Invasive species may actually increase resistance to climate changes. Celia Olabarria and co-workers studies this interaction in marine macroalgal assemblages. Now on early View: Response of macroalgal assemblages from rockpools to climate change: effects of persistent increase in temperature and CO2
Here is a short summary by the authors:
Climate change is one of the greatest threat that marine systems are facing. Changes in ocean temperature, biogeochemistry, sea level, UV radiation, and circulation patterns have been identified over the last few decades. Specifically, warmer and more acidic oceanic water (due to the increase of CO2 in the atmosphere and oceans) are of great concern to marine biologists. Non-indigenous species are also impacting marine communities around the world at an unprecedented rate. These species are often ecosystem engineers (e.g. brown canopy algae) that can replace native species and their functional role in the ecosystem, or modify habitat characteristics and food sources for consumers. We do not have information about how invaded communities will respond to climate change compared to non-invaded communities.
Marine macroalgae that dominate the rocky intertidal in most oceans, and in temperate and Polar regions cover rock surfaces in the shallow subtidal, make a substantial contribution to marine primary production (10%) and describe important ecological functions. They may be also actively involved in lowering global warming and climate change. Research about effects of different climate change scenarios on macroalgae has found quite variable and species-specific responses. Until now, most research has focused on the effects of climate change on single macroalgae species, rather than on whole communities. While this approach is useful for understanding species-specific mechanisms behind the effects of environmental changes, it ignores species interactions which may buffer or amplify individual responses thereby altering predicted assemblage-level responses.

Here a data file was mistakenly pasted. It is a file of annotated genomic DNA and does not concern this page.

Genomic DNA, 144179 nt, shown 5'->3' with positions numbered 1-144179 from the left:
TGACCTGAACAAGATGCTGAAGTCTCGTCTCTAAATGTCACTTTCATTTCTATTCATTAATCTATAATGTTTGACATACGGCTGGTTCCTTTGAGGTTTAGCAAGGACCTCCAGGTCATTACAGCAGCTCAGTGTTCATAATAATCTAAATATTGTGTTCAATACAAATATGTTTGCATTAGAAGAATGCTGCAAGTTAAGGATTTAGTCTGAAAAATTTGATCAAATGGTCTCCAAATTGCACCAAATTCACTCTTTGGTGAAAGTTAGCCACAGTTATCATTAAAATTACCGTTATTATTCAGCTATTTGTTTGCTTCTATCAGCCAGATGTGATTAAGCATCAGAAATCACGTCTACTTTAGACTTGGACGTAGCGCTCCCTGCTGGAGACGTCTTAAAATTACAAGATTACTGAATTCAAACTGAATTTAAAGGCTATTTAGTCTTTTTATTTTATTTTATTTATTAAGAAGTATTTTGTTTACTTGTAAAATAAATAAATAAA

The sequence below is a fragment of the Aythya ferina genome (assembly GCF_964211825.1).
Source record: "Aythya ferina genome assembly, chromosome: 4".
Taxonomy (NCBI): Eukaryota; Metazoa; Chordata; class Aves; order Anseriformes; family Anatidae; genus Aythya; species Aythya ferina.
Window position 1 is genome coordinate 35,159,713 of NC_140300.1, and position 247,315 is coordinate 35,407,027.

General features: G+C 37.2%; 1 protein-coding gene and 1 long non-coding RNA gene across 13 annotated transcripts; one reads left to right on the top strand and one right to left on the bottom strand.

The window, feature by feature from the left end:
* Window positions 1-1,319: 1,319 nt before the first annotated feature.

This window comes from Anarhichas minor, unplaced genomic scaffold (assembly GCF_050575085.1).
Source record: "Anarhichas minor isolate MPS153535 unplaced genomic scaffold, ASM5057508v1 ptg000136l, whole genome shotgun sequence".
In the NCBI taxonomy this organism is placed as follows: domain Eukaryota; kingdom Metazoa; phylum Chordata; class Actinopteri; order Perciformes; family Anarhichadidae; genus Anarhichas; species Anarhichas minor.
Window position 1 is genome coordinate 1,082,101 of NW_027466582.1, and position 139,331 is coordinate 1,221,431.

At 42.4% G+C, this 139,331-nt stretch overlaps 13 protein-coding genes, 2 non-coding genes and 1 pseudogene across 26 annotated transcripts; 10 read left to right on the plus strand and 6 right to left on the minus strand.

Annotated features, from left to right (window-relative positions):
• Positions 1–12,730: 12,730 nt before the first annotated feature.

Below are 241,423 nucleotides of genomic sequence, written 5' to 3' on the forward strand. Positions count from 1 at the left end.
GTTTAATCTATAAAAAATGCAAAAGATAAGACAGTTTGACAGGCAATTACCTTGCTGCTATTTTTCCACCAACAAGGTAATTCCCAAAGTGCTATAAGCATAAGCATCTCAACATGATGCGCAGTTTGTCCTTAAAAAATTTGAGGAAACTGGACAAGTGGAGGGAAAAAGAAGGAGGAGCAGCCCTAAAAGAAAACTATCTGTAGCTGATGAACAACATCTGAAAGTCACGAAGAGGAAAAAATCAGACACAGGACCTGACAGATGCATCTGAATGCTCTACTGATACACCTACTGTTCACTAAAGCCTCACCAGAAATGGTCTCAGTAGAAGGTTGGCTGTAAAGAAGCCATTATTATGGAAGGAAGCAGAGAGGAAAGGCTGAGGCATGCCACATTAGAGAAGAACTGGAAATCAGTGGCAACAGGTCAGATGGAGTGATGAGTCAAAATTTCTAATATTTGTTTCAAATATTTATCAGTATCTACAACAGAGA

Macroalgal assemblages from rock pools are interesting model systems to study climate-driven changes because they are composed of different morpho-functional groups of varying diversity and identity of species. Despite coping with daily and seasonal variations in pH and temperature, their response to more persistent changes are unknown. We were able to manipulate temperature and CO2 concentration in mesocosms to evaluate how these to climate-change factors affected several ecosystem functioning variables at both individual and assemblage level. For that, we used synthetic macroalgal assemblages of varying diversity and identity of species resembling those characteristic of rock pools.
Results revealed that the increase in temperature and CO2 concentration may interact and affect the functioning of coastal macroalgal assemblages, with effects largely dependent on species composition of assemblages. Although the effects of assemblage richness were mostly negligible, significant differences were found between the response of native and invaded assemblages. Data suggested that invaded assemblages might be more resistant in the predicted future scenario of climate change. This paper emphasises the importance of using multiple stressors-study approaches at community level to get better predictions of climate change impacts on ecosystem functioning.
Photo: F. Arenas and M. Matias